One day, a wise monk was walking through a village. A very angry and rude young man came up and began insulting him. The monk continued his walk, paying no attention to the insults, and the young man grew enraged at being ignored.
“Why don’t you say something?” he demanded. “How can you keep walking as if I were silent?”
The monk stopped and asked the young man, “Tell me, if you buy a gift for someone, and that person does not take it, to whom does the gift belong?”
“It would belong to me, because I brought the gift,” the young man said.
The monk smiled. “That is correct. And it is the same with your anger. If you become angry with me and I do not get insulted, then the anger falls back on you. You are then the only one who becomes unhappy, not me. All you have done is hurt yourself.”
Ralph Waldo Emerson said, “For every minute you remain angry, you give up 60 seconds of peace of mind.”
We all feel angry at times. It’s a normal emotion when we feel frustrated, attacked or unfairly treated. Feeling anger can help people identify problems and motivate people to create change, achieve goals and just stay safe.
The problem with anger comes from how people deal with it. Anger in business situations is especially tricky. Family and friends tend to be more forgiving. In business dealings, it often spells the end of the relationship.
The natural way to express anger is to respond aggressively and defend yourself when attacked, even becoming verbally abusive toward others or physically threatening. Others prefer to sulk and ignore people or refuse to do work or do a poor job. Then there are those who internalize anger, start hating themselves and cut themselves off from the world.
The American Psychological Association (APA) lists three main approaches to dealing with anger: expressing, suppressing and calming. “Expressing your angry feelings in an assertive — not aggressive — manner is the healthiest way to express anger,” the association states. “Being assertive doesn’t mean being pushy or demanding; it means being respectful of yourself and others.”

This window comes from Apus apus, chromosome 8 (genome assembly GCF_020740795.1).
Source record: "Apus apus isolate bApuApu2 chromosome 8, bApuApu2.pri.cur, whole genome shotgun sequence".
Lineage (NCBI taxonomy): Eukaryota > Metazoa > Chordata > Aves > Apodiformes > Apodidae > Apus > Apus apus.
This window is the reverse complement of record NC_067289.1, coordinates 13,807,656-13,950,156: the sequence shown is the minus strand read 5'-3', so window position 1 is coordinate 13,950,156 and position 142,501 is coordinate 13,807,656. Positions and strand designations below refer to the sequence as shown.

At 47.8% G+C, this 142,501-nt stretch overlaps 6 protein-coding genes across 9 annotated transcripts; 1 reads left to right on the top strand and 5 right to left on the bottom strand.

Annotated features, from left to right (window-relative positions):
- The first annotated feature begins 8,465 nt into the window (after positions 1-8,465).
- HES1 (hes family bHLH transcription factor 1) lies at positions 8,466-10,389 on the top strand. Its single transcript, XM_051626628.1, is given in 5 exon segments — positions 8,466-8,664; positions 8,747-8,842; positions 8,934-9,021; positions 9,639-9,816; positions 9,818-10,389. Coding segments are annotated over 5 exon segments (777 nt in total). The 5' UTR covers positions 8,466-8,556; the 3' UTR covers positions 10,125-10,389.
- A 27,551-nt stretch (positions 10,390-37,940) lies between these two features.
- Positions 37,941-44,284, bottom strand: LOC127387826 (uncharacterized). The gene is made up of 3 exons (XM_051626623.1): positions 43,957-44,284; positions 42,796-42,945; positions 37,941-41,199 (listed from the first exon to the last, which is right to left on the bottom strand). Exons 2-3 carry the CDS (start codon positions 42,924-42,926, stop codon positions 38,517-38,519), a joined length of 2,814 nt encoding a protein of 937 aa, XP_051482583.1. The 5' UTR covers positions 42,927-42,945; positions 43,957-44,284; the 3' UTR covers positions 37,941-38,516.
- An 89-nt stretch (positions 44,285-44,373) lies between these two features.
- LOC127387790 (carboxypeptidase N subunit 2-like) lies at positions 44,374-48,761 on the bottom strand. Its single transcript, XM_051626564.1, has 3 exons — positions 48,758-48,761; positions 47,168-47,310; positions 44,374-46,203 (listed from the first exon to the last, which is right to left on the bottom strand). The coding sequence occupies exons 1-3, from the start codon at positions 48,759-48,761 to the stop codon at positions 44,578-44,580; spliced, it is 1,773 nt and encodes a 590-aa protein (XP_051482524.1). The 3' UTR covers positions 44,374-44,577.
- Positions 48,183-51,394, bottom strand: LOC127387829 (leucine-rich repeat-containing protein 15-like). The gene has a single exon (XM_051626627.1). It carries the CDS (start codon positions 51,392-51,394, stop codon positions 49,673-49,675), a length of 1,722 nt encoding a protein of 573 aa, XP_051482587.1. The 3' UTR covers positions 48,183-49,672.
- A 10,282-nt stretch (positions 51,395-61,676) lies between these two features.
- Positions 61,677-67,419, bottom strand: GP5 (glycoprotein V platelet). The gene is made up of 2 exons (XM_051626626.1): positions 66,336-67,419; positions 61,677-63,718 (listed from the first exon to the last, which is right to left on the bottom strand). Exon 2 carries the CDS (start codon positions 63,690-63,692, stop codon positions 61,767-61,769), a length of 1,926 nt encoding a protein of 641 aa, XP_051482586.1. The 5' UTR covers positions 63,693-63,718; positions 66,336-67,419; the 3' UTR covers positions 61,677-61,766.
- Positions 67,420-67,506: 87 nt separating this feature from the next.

Suppression of anger, its says, means holding it in, not thinking about it or focusing on something positive. The problem with this approach is that anger can turn inward and cause hypertension or depression.
Calming yourself means you control your outward behavior and let your feelings subside.
Try taking deep breaths, going for a walk or getting some other exercise. Distance yourself while you think about how to solve or improve the situation.
Here’s a final story to illustrate my point: A young lion and a cougar, both thirsty, arrived at their usual water hole at the same time. They immediately began to argue about who should satisfy their thirst first. The argument became heated, and each decided he would rather die than give up the privilege of being the first to quench his thirst.
As they stubbornly confronted each other, their emotions turned to rage. Their cruel attacks on each other were suddenly interrupted. They both looked up. Circling overhead was a flock of vultures waiting for the loser to fall. Quietly, the two beasts turned and walked away. The thought of being devoured was all they needed to end their quarrel.
Don’t let your anger devour you. Instead, take the bite out of your anger.
Mackay’s Moral: It is better to choose what you say than say what you choose.
Harvey Mackay is a Minneapolis businessman. Contact him at 612-378-6202 or email email@example.com.